Highlights of the Kavanaugh Trial and Moving Forward

Eva Vitanovec, Current Events Editor

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The swearing in of Supreme Court Justice Brett Kavanaugh on Saturday (and again on Monday by President Trump) concludes the historic hearing that both shifted alliances and polarized many all across the country.

At the center of the entire process were the allegations posed by Dr. Christine Blasey Ford accusing Kavanaugh of sexual assault when they were seventeen. Highlights from the eight-hour testimony included Ford being 100% certain that it was Kavanaugh who sexually assaulted her that night, and that the laughter of the two boys in the room (the other being Mark Judge, a high school friend of Kavanaugh and author of Wasted) were ingrained into her memory. Ford stated that she came forward because she felt it was her civic duty to make the public aware of past behavior by a potential Supreme Court judge, not because of any party bribery, or that she was simply a pawn being played by the Democrats, as the Republicans insisted.

Kavanaugh, during his testimony that was after Ford’s, denied all accusations, citing his Ivy League education and positive statements from his peers as evidence to corroborate his upstanding character, and using calendars from 1985 to prove he was not at the party described by Ford. At times, his temperament was tested, as observed when his answer to Sen. Klobuchar’s question, “Have you ever drank so much that you could not remember the night before” was not up to par. Kavanagh responded with, “Have you?” and then, “I’m curious if you have.” Kavanagh later apologized, however, for his behavior because this hearing was “a very tough process.”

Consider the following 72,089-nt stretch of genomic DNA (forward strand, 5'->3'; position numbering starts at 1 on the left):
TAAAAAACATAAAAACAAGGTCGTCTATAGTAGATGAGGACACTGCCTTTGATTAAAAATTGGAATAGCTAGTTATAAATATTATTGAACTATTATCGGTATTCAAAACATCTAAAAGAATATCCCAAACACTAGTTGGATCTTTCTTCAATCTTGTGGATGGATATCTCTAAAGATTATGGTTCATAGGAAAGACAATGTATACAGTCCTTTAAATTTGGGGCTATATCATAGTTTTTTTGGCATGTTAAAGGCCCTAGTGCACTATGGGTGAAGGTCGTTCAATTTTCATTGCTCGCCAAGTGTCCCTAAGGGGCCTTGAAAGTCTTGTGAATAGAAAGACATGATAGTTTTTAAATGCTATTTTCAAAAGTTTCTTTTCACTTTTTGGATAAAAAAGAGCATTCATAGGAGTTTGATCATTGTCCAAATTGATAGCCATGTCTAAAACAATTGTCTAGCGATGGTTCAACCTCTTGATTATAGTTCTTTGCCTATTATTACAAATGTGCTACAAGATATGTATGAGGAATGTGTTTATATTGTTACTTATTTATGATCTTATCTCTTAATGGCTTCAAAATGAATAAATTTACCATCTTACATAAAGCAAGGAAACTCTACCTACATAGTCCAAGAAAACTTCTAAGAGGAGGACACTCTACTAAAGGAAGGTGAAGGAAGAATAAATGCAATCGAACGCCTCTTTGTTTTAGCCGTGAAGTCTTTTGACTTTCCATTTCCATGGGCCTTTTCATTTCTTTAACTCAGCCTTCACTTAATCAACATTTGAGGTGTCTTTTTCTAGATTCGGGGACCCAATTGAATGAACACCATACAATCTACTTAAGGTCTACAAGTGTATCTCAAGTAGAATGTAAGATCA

Kavanaugh was not the only one whose feathers were rustled by the hearing, evident by the majority of Republican senators not yielding their time to the special prosecutor Rachel Mitchell and instead addressing Kavanaugh (and in many cases the Democrats) themselves. Senator Lindsey Graham’s outburst was by far the most memorable, saying, “This is not a job interview, this is hell.”

The most notable result of the hearing was the call for an FBI investigation by Republican Senator Jeff Flake, who was cornered by sexual assault survivors in an elevator after a hearing. When questioned about an investigation during the hearing, Kavanaugh never said that he was outright opposed to an investigation, and that he would do whatever the committee deemed necessary. The FBI investigated Deborah Ramirez, a second accuser of Kavanaugh, four of Kavanaugh’s high school classmates, including Mark Judge, a high school friend of Ford, and four other unknown witnesses. When the investigation was completed, the Democrats protested and said that it was incomplete because many possible people who could speak to Kavanaugh’s character were not interviewed, even though they contacted the FBI.

The confirmation vote was 50-48, in favor of Kavanaugh, with Republican Senator Lisa Murkowski opposing Kavanaugh, and Democratic Senator Joe Manchin voting in favor. Jeff Flake and Susan Collins, two of the three Republicans votes that were up in the air during the hearing, ended up also voting in favor.

President Trump also made headlines when he was accused of mocking Dr. Ford in a Mississippi rally, questioning how “credible” he believed her testimony was, as he stated earlier. When asked about his comments, White House Press Secretary Sarah Sanders claimed that the President was simply stating the facts of the case and pointing out discrepancies in her testimony.

The Supreme Court resumed hearing cases on Tuesday, October 9, with the opportunity for Kavanaugh to sit on the bench and hear cases related to gun laws. With the confirmation officially over, Democrats are now looking to the November midterms election as a way to regain seats in Congress. The widespread belief is that the Republican Party has alienated women across the country, and with Kavanaugh’s trial so fresh in their memory, they are more likely than ever to vote Democratic next month. The Republicans may have won the battle, but the outcome of the war may lean favorably to the left.